• rachelallen060

Ask the Right Questions

Having covered everything so far, I need to come back to probably the most important aspect of movie-making. You still need to know what your next movie is going to be about, if you don’t already, and to do that, you need to have an “idea.” So how do you conceptualize a film? How do you know what story justifies you sacrificing the next few years of your life making?


The Pianist told the true story of a Polish- Jewish musician struggling to survive WWII. The film earned 3 Oscars and many other awards.


There are two questions that when asked, will give you the answer:

(a) What kind of story do I want to tell?

(b) Why do I need to tell that particular story?


This may seem like an oversimplification, but those two questions are the driving force that will keep you hustling for the next one to three years as you labor over your next feature film. A good movie comes from within, it’s personal to the filmmaker. It means something to you. And, in my opinion, the only thing that matters when you’re coming up with your next movie idea is that you have an emotional or personal connection to it. You need to have a pretty good reason for making it. Making a movie for the sake of making a movie is a waste of everyone’s time and money but making a movie that’s important to you is something that will never go out of style.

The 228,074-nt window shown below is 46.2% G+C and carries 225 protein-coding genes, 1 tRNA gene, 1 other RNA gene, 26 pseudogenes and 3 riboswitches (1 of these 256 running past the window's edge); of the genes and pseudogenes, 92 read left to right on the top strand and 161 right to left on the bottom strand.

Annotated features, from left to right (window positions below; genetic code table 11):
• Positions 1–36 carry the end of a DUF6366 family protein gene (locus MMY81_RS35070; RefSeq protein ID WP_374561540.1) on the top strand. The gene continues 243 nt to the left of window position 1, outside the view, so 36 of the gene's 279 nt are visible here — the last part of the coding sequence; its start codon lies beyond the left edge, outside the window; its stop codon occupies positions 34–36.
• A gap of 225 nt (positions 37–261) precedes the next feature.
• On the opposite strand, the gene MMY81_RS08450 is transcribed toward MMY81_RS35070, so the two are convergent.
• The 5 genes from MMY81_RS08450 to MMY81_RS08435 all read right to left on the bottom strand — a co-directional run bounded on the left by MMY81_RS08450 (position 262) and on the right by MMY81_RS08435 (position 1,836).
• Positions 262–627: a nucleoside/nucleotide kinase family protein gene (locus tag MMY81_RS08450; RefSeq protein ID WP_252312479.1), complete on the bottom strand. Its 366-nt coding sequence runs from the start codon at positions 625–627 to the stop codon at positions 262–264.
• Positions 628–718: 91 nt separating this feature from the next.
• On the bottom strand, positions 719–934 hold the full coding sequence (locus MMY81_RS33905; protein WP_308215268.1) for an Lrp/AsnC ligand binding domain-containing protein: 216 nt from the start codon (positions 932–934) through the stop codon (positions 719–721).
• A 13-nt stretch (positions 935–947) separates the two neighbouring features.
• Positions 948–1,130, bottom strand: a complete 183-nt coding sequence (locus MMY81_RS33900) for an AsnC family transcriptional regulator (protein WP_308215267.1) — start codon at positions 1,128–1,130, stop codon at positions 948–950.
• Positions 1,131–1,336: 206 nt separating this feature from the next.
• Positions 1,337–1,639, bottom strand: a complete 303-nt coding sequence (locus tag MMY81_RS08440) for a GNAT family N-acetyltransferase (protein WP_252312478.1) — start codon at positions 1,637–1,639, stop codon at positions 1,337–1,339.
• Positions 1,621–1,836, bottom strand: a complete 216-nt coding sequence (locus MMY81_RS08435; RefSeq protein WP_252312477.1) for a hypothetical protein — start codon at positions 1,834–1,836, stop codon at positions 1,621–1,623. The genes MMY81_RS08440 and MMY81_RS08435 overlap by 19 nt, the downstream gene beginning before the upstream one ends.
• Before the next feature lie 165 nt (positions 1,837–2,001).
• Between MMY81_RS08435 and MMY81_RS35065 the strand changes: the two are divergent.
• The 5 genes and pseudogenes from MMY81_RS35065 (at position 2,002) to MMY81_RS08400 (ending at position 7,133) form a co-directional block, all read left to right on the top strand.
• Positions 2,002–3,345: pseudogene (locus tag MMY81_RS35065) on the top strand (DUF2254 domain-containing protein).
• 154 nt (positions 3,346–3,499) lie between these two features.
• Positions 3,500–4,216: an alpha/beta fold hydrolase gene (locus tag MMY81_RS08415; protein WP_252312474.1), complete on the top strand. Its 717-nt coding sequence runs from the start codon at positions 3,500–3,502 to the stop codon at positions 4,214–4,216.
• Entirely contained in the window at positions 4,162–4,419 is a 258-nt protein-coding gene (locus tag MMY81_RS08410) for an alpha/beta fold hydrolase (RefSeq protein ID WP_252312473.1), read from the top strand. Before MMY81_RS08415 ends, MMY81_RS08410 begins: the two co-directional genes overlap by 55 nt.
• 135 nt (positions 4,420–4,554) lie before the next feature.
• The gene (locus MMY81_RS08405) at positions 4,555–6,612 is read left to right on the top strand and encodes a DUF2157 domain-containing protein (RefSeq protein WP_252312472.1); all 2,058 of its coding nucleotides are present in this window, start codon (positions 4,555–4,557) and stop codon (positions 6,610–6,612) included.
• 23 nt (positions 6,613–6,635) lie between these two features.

Tips from the legend himself!


Those are the type of stories that linger on and make an impact on people. That connection, that “importance” is your mission statement – it is the reason for why you are choosing to make this particular film – and it will get you through countless production hardships. Take a look at these 15 movies that are based on real-life experiences and just see how the life experiences of the main character affected their stories.

If you’re an immigrant, write a story about an immigrant (literally or in the form of an allegory); if you lost a family member or have gone through personal trauma, that’s the story you should be telling next. Your next character should ideally be struggling with something that you are emotional about. That, in my opinion, is the master key to a good idea.


"If you truly love cinema with enough passion and you really love it. Then you can't help but make a good movie."- Quentin Tarantino

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